The idea that travel is a catalyst for romance

The idea that travel is a catalyst for romance

A 2008 study that surveyed 5,000 flyers found that one in every 50 people said they met the love of their life on a flight.

  • This expectation is regularly reinforced by movies and television, where an in-flight experience changes the character's life.
  • Another is the rise of transformative travel. Vacation is sold as a form of therapy. When planning for a vacation, the anticipation of travelling is especially thrilling for singles to imagine that they may find romance along the way.
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The plane crush can serve a function - it can make flying less miserable. It can help you cope with probably the worst part of travelling.

Even the plane's design can lend itself to flirtatious imaginings. The small seats and little leg room can be oddly romantic. Researchers found that when people are in anxiety-inducing situations, they may misattribute the feeling of nerves for attraction. It makes it then not unusual to believe you could meet someone you like on a plane.

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The first scheduled passenger flight

The first scheduled passenger airline service took off on Jan 1, 1914. Thomas Benoist designed the "flying boat", the pilot was Tony Jannus, and Abram C. Pheil was the first paying passenger.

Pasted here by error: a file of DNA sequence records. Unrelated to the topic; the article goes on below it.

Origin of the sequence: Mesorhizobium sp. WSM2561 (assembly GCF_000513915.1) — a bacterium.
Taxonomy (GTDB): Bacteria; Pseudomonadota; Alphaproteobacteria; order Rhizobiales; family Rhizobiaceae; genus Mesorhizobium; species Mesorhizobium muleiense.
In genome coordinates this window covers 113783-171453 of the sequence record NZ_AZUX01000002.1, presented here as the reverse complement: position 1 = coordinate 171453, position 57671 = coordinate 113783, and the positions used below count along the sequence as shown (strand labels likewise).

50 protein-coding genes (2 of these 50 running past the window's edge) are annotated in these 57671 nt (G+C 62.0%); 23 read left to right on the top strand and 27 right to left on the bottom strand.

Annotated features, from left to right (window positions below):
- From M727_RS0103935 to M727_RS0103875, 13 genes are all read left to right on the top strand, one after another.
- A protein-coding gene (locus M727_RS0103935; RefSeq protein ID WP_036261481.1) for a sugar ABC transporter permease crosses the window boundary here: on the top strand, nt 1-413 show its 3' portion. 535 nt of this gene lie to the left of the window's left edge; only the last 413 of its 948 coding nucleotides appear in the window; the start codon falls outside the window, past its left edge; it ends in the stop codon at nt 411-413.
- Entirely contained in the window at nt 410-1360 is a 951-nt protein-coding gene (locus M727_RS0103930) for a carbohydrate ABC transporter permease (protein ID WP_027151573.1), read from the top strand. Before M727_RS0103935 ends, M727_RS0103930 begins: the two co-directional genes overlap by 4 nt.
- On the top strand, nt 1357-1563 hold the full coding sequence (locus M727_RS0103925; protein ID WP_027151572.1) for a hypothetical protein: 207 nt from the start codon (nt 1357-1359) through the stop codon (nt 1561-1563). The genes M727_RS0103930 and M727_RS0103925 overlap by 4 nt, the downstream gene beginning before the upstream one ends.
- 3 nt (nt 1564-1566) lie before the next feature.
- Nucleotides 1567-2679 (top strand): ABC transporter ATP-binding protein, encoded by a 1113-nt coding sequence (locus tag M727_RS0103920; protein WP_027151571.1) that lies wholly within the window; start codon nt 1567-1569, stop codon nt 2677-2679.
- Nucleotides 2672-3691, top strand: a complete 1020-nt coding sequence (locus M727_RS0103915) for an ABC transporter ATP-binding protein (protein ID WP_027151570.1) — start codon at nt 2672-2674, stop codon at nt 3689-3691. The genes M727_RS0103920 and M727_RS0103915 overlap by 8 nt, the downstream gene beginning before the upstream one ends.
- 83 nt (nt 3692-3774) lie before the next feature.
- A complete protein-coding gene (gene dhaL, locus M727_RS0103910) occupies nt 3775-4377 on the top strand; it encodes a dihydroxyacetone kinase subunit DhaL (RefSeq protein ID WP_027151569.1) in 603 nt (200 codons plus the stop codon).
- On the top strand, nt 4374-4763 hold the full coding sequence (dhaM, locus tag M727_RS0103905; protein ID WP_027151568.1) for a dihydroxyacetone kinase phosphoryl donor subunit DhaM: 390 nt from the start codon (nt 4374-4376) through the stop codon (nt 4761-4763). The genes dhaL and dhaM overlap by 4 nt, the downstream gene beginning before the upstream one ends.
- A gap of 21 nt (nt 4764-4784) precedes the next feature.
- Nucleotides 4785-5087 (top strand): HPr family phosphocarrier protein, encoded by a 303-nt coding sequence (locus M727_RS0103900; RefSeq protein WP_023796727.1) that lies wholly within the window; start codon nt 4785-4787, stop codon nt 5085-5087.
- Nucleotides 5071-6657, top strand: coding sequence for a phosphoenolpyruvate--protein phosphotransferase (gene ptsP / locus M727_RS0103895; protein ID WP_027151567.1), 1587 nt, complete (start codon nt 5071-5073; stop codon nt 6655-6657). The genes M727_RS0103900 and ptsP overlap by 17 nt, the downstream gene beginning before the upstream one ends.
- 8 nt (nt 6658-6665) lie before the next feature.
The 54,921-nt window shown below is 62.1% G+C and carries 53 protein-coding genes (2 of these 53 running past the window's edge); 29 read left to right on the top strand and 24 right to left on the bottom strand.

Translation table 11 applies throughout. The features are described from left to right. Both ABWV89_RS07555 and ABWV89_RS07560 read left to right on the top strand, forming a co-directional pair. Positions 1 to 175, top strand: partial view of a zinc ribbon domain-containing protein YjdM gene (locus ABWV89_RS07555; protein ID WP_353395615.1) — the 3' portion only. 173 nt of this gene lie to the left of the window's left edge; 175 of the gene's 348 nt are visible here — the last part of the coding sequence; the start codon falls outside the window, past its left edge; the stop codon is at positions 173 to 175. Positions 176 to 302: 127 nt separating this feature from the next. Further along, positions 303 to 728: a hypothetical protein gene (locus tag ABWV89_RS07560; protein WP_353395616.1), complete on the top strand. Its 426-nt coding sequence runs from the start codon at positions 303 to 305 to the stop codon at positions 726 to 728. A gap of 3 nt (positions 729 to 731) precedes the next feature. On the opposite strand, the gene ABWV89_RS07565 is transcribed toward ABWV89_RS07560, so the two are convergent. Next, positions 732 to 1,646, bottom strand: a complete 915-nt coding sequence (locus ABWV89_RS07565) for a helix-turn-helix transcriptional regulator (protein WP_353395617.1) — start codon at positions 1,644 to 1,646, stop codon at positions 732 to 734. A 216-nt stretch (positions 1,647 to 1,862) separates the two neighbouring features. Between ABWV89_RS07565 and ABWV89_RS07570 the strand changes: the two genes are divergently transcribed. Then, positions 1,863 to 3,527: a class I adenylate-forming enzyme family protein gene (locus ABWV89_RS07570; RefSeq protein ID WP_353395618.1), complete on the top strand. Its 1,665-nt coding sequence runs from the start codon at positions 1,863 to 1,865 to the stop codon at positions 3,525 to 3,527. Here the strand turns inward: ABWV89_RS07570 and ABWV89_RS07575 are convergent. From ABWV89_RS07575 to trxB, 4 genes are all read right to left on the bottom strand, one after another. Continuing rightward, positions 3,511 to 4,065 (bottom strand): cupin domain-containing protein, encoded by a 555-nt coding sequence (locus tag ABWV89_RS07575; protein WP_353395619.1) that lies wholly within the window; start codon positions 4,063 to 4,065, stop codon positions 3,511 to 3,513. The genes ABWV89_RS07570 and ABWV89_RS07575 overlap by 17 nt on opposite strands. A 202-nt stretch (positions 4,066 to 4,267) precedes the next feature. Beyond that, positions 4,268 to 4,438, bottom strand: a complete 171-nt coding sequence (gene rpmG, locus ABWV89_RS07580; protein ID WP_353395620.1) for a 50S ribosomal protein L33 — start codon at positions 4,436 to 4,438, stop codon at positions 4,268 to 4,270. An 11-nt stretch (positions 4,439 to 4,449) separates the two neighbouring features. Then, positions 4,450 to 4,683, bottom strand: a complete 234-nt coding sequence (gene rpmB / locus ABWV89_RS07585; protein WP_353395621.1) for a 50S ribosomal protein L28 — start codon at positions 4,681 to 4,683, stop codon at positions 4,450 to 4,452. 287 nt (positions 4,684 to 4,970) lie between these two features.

The 21-mile (34-kilometre) flight took 23 minutes, flying from St. Petersburg to Tampa, Fla. The plane flew no higher than 50 feet (15.2 m) over the water. Halfway, the engine misfired, and Jannus touched down in the bay, made adjustments and took off again. When the plane landed, they were swarmed by a cheering crowd of about 3,500.

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If you're in a plane and steering around a circle, the centripetal force comes from leaning into a curve, just like a cyclist leans into a bend.

Steering involves banking, where the plane tilts to one side causing the one wing to dip. The plane's overall lift is tilted at an angle, making some of the lift act sideways. This sideways part of the lift provides the centripetal force that makes the plane go around in a circle. But turning the plane in a circle will make it lose lift and altitude, unless the pilot uses the elevators to increase the angle of attack to cause lift again.

NASA's Mars helicopter Ingenuity makes history
  • On 19 April 2021, NASA's helicopter Ingenuity took its first flight on Mars. A video, taken by the Perseverance rover, showed its entire flight, from take-off to landing.
  • Ingenuity rose about three metres above the ground before landing again. The 40 seconds in the air was of a similar level of significance as the first successful powered flight on Earth - which lasted for 12 seconds.

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